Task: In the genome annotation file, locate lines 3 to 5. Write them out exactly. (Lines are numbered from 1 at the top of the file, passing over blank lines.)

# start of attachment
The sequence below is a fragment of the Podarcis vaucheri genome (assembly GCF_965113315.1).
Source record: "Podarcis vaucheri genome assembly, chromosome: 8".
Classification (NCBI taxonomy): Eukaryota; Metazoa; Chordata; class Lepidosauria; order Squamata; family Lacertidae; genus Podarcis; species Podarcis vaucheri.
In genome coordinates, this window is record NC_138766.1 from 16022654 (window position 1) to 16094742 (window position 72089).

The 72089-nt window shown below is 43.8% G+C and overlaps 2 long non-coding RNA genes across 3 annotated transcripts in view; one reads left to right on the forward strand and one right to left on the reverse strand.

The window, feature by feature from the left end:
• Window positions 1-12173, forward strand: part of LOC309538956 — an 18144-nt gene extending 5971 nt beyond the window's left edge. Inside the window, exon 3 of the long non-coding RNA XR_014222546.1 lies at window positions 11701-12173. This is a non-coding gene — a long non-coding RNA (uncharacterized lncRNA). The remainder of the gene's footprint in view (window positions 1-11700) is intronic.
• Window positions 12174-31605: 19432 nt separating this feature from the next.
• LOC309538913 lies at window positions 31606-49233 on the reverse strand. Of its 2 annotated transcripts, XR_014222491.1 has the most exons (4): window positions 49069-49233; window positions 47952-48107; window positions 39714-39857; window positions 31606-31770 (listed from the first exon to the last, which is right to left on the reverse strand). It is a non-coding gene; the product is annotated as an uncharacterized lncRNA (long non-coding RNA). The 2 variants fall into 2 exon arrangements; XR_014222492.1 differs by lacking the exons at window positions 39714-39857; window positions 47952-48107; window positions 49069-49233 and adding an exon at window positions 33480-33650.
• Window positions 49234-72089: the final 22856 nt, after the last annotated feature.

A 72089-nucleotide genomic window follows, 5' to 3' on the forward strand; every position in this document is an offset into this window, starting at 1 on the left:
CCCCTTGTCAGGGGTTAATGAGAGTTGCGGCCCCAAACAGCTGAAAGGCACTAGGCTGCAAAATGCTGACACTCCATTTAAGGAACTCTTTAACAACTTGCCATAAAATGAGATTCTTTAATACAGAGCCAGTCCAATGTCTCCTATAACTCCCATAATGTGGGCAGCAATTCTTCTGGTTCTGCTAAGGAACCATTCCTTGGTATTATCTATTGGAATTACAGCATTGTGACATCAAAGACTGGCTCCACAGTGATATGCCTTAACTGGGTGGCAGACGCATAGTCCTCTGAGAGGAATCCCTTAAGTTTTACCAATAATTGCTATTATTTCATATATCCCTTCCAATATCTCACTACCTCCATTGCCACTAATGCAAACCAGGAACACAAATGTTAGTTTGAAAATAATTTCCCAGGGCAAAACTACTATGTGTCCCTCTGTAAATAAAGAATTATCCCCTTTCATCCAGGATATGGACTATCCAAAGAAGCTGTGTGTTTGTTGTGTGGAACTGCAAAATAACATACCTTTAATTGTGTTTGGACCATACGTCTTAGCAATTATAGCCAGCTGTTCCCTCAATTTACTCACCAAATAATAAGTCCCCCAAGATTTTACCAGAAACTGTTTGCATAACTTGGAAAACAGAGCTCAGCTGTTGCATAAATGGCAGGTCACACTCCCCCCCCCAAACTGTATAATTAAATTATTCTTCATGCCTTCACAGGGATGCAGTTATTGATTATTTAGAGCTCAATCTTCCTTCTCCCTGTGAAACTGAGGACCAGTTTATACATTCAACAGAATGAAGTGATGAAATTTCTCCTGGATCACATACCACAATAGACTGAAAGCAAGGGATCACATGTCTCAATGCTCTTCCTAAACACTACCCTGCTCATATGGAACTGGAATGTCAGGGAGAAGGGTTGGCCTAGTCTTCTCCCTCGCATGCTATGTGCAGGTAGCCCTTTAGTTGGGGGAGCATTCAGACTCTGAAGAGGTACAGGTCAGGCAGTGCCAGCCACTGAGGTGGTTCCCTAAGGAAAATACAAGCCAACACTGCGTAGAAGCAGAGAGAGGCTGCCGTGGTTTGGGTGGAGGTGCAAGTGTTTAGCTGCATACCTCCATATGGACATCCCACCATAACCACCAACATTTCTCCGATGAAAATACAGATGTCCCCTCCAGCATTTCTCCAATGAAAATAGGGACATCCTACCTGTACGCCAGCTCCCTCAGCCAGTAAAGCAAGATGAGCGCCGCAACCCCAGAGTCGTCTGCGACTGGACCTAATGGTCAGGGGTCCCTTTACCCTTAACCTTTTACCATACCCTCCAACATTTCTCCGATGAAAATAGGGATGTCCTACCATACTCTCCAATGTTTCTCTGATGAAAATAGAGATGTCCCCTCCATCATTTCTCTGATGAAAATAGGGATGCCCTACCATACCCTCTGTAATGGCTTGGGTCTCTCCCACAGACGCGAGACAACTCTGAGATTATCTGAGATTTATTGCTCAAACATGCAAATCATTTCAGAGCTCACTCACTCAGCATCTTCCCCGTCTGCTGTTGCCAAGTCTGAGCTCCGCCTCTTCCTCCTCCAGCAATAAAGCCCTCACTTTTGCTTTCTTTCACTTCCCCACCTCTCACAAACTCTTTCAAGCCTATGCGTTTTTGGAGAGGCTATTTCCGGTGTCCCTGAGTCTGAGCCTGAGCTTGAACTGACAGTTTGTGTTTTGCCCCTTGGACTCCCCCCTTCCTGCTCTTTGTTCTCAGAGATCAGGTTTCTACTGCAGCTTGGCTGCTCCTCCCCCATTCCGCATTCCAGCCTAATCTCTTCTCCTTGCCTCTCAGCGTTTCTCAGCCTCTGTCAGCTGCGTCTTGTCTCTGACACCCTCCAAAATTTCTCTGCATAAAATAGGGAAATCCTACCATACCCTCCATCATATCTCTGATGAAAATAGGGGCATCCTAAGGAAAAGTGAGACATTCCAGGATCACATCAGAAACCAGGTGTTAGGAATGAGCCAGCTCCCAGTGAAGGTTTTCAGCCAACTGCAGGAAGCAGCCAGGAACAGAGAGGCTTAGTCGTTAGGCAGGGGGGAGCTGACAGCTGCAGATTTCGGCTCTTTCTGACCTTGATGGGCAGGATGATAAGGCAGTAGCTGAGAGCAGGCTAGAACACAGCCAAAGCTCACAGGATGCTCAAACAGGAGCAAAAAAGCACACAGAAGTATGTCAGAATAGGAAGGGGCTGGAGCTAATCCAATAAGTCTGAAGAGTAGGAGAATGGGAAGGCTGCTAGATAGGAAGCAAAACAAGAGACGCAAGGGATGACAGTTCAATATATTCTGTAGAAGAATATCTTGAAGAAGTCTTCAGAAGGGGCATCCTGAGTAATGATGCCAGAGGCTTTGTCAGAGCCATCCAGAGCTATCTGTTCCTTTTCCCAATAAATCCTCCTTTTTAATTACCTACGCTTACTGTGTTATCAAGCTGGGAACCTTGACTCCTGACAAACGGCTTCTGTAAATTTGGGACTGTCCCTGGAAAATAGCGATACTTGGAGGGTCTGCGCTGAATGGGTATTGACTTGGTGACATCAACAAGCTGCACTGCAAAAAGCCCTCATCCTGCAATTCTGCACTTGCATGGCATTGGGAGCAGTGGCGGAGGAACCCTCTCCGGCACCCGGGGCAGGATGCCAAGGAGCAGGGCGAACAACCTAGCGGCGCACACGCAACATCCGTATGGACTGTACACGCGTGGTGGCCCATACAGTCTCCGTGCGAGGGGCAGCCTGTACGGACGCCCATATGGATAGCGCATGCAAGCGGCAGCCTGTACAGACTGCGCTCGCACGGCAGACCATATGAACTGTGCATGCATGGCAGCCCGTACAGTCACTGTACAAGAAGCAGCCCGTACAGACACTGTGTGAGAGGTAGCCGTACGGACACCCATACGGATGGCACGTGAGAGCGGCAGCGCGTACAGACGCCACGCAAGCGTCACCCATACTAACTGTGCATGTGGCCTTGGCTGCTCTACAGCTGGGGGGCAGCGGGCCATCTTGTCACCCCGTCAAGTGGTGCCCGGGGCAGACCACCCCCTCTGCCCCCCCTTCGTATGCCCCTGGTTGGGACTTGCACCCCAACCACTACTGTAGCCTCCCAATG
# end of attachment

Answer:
Classification (NCBI taxonomy): Eukaryota; Metazoa; Chordata; class Lepidosauria; order Squamata; family Lacertidae; genus Podarcis; species Podarcis vaucheri.
In genome coordinates, this window is record NC_138766.1 from 16022654 (window position 1) to 16094742 (window position 72089).

The 72089-nt window shown below is 43.8% G+C and overlaps 2 long non-coding RNA genes across 3 annotated transcripts in view; one reads left to right on the forward strand and one right to left on the reverse strand.